- Significant ankle pain: Especially when the heel is squeezed
- Swollen ankle
- Tenderness to the touch
- Pain with movement
- Cracking sound
- Visible deformity of the heel: The heel may appear to widen
- Inability to bear weight on the foot and limited foot mobility
- A hematoma: Another name for a swollen bruise, which may extend to the sole of the foot. This is called Mondor sign and is a strong indicator for calcaneus fracture.
- Limping: This is common in less severe fractures or stress fractures, and occurs because the Achilles tendon supports your body weight and attaches to the calcaneus. In the setting of fracture, the tendon cannot generate enough power to support the extra weight, resulting in foot and ankle instability that affects the way you walk.
Calcaneus fracture causes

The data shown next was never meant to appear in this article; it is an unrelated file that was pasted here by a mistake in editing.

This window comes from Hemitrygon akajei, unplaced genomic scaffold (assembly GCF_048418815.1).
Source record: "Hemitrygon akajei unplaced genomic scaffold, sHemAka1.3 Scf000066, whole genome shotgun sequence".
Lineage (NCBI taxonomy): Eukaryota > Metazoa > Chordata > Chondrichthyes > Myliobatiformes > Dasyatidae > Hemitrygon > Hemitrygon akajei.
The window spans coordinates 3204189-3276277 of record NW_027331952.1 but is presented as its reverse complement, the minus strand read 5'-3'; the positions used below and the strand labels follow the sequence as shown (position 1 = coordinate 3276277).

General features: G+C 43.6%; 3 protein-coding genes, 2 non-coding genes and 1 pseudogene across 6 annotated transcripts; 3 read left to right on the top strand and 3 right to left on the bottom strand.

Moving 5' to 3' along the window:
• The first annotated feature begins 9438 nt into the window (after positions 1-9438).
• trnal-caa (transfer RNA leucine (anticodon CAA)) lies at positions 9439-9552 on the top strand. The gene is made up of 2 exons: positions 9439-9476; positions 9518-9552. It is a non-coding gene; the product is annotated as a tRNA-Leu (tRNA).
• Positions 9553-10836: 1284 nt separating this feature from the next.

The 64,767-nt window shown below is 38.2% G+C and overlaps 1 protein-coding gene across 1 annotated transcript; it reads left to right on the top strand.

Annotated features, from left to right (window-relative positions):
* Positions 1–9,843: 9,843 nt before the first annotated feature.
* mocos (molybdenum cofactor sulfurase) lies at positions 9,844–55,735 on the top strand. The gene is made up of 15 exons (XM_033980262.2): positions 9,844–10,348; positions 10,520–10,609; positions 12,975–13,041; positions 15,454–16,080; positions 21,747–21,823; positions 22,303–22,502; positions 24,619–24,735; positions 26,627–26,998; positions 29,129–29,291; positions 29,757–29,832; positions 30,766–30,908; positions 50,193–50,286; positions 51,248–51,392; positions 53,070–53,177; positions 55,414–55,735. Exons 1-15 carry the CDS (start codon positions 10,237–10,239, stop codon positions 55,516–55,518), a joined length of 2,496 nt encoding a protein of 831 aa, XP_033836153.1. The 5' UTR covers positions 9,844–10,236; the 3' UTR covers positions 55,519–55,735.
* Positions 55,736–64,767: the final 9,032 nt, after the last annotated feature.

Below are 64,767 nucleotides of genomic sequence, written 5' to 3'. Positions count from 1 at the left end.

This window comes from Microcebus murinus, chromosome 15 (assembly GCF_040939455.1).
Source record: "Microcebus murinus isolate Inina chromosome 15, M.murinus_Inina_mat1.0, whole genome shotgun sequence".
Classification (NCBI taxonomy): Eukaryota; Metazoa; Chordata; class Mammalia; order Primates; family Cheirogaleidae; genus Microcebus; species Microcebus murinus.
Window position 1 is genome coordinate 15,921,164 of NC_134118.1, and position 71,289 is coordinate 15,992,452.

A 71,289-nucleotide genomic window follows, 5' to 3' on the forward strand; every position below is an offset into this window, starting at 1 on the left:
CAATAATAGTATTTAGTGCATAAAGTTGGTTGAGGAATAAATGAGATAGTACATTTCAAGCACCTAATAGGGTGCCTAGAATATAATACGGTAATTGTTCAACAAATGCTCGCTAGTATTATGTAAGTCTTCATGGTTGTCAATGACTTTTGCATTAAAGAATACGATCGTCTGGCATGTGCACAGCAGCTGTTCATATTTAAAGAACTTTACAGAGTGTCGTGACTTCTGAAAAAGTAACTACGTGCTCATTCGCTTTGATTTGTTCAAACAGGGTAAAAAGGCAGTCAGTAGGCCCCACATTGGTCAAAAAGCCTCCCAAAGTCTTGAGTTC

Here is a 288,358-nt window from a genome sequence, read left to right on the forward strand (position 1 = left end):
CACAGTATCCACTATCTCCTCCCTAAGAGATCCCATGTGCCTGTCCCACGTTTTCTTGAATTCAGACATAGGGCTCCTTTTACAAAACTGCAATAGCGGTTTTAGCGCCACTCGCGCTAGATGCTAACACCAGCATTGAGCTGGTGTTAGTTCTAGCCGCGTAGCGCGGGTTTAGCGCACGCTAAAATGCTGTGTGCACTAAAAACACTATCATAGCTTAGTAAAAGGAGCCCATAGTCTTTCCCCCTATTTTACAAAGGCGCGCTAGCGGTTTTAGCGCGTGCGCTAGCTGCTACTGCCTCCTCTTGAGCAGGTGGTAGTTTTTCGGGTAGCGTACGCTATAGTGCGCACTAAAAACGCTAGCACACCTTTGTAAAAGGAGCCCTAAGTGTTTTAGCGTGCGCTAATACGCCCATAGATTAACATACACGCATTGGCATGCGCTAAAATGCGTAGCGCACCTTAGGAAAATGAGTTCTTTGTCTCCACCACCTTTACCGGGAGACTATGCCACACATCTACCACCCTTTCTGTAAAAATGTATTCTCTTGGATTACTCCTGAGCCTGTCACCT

Traumas or falls are the most common causes of calcaneus fractures. In addition, repetitive forces and motions, as well as weakened bones (osteoporosis), can result in a type of calcaneus fracture called a stress fracture.
The foot is divided into three parts: the hindfoot, the midfoot and the forefoot. The hindfoot and midfoot are made up of seven bones called tarsals. The calcaneus (also called the heel bone) is the largest tarsal bone of the foot. It is part of the hindfoot and sits directly below the three bones that make up the ankle joint. The three bones of the ankle include:
- The tibia, or shinbone
- The fibula, the smaller bone in the lower leg
- The talus, the small foot bone that works as a hinge between the tibia and the fibula
See this image here for a visual representation of these structures. The calcaneus and the talus form an important joint called the subtalar joint. The subtalar joint is responsible for the side-to-side movement of the hindfoot and is necessary for balance.